Your guide to living a fabulous life like a fashionable Italian god

Your guide to living a fabulous life like a fashionable Italian god

La bella vita

Text: Jolene Khor

Wearing great clothes is but a small (albeit crucial) part of the equation. It’s got to do with knowing luxury without being confined to it — a trait possessed and observed by the owner of Tod’s, Diego Della Valle

He grew up around here, if here was the headquarters of Tod's at Casette d'Ete, situated in the idyllic Le Marche region, a hilly four-hour drive away from Milano. Many of us think of faraway cities with subway soundtracks, acid-faded graffiti and deli-to-go when we picture the pinnacle of our ambition, but such is not the vision of Diego Della Valle, the man holding the pink slips on Tod's, Fay and Hogan — born under his creative and corporate direction since he took over the family business in the '80s — as well as Roger Vivier and Schiaparelli.

His dream is quieter, cleaner, postal codes familiar.

Several decades ago, Della Valle and his family rode a bicycle along the same roads on which he is driven now to work. Bicycle, singular, because one was all they had to share among three passengers. We imagine he spent a great deal outdoors, where honking was unheard of (pun intended) if there was any traffic at all, and hearty meals were often followed by dessert and digestif, not bills served haste, takeaway boxes atop counters.

Diego Della Valle, CEO of Tod's group, tours the Tod's warehouse at Le Marche.

"We all wanted to stay close to our roots," he said, explaining why he and the Della Valle Venn diagram never left the estate. It also made sense then, that the hundreds of artisans armed with the finest porosus saltwater crocodile skins and more significantly, the blueprints to the Gommino shoe, lead a similar life today. There's a playground, right outside of one of the office buildings for child's play. And those who are able to make a short trip home for lunch during their two-hour break, are encouraged to.

Made in Italy, just like the concept of la dolce vita, the double helixes responsible for the genetic makeup Tod's, is a "360-degree lifestyle" — a big claim for the world's majority of CEOs, only the very fibre of life for Diego Della Valle, from which we deduce and share his fabulous Italian customs below, and Tod's spring/summer offerings after the jump.

"For me, luxury is not doing anything. Just being at home, on a sofa, a couple of newspapers I haven't finished reading, my dogs, something to eat not far off, and when it's all ready, falling asleep."

Traditional shoe trees line the walls inside the headquarters of Tod's.

"I usually have everything made to measure, but no problem, let's talk about Italian excellence and important brands. If I had to buy something in cashmere, I'd go to Loro Piana, if I had to choose a travel bag (apart from our own of course), I'd opt for Prada. For a suit I'd go to Brioni, for a shirt Gherardi, for a tie Marinella, and for silk scarves Pinuccia Preo, a small artisan outfit in Treviso. Made in Italy is a lifestyle. It starts with a plate of pasta al pomodoro, the real thing, and ends with a handmade crocodile bag or a marvellous car by the top designers."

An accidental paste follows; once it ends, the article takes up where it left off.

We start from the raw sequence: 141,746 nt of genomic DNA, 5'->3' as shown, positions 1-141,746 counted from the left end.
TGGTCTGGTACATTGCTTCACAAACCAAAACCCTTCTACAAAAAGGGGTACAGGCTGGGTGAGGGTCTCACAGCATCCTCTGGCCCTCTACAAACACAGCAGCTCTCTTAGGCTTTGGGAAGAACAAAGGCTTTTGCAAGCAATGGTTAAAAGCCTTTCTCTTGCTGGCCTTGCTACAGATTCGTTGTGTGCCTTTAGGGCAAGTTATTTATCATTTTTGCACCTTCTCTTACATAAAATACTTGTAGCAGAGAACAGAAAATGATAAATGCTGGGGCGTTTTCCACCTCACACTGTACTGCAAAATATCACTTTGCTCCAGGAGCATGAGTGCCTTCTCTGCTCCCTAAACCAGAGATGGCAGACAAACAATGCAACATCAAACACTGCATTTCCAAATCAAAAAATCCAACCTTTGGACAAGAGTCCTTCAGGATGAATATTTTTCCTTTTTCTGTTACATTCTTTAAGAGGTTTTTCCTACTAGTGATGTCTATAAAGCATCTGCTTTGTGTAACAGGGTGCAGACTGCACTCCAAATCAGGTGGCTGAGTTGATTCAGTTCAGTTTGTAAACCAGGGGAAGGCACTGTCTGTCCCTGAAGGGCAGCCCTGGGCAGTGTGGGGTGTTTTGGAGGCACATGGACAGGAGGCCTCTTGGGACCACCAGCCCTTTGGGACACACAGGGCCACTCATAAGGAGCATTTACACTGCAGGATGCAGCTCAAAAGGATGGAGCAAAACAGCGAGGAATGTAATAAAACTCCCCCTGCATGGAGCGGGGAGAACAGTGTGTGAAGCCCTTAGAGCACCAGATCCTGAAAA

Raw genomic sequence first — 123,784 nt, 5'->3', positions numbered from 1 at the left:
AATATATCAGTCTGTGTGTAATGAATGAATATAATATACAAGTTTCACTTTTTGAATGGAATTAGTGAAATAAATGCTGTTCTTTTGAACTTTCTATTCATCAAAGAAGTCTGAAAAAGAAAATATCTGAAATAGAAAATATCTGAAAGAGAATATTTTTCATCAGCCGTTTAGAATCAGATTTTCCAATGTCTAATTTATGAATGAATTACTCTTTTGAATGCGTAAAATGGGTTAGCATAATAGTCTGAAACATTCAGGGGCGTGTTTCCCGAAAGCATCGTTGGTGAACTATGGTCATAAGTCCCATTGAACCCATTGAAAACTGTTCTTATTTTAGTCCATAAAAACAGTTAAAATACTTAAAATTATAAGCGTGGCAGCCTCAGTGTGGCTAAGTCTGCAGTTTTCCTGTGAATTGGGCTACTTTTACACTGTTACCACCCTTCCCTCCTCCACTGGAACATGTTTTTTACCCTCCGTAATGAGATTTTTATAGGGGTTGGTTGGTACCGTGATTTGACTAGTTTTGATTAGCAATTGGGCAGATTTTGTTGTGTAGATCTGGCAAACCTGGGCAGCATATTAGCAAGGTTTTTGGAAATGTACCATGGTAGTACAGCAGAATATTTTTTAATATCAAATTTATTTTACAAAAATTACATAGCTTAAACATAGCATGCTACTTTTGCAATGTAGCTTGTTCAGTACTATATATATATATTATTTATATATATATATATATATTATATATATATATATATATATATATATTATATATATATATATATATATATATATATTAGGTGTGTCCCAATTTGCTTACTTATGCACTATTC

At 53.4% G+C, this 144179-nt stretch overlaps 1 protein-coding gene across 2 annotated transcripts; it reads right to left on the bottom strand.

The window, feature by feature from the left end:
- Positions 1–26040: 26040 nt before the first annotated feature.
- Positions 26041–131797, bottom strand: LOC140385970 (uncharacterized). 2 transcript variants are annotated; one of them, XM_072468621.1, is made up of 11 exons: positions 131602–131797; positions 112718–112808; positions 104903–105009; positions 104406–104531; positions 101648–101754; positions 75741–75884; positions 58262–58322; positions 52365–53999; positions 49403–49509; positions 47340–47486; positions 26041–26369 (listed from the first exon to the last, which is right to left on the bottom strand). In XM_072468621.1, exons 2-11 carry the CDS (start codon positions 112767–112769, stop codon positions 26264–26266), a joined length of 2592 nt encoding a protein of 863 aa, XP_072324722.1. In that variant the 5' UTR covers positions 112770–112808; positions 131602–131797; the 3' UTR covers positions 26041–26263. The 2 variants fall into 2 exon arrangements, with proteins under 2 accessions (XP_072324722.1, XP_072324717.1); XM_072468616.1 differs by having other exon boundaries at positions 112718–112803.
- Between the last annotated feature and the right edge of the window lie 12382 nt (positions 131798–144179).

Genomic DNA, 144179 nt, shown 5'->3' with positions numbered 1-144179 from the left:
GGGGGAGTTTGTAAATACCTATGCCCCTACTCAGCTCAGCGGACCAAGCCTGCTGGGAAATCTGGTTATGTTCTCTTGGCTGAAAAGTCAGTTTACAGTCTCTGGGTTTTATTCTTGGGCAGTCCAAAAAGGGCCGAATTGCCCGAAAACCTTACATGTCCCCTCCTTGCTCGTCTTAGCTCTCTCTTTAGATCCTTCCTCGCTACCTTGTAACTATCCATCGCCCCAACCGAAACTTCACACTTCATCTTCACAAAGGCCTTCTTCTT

An artisan applies finishing touches to the Gommino shoe.

"My aunt lives there, my brother is on the opposite hillside. We all wanted to stay close to our roots. It's a level playing field here, it's not a question of money, you've got to be capable, on the ball and respectable. When I'm here, I wander around wherever I want. There are hundreds of tiny mediaeval villages, all amazingly beautiful, not many people, some old folks, a trattoria with good food, peace and quiet."

Renovations are currently underway at the Colosseum in Rome thanks to Tod's donation of €25 million.

"Everyone who's been lucky and capable and has a bit more than other people have a duty to contribute, without waiting for the government, or finance bills or public funds. Charity is welcome if it does someone some good, but it's not going anywhere. I wouldn't be surprised if, in the short term, and thanks to the Internet, we saw companies being rated also in terms of what they do for the territory. If people start thinking that the ethical conduct of a company has a certain value and if I, a small investor, ask my bank to put my money only in companies with the "green mark", that reinvest in new jobs and solidarity, then maybe the country can start up again through the efforts of everyone."

Endless rows of exotic crocodile, cow, snake and kangaroo skins are stored in what Della Valle calls "the bank vault" of Tod's.

"Intelligence and loyalty are the qualities I seek the most. If there's a person who always tells me exactly what he thinks and who's never flattered me, ever since we secretly used his father's car without a license, it's Alberto. The last man in the world that power could hope to corrupt. He's never changed, never been away from here..."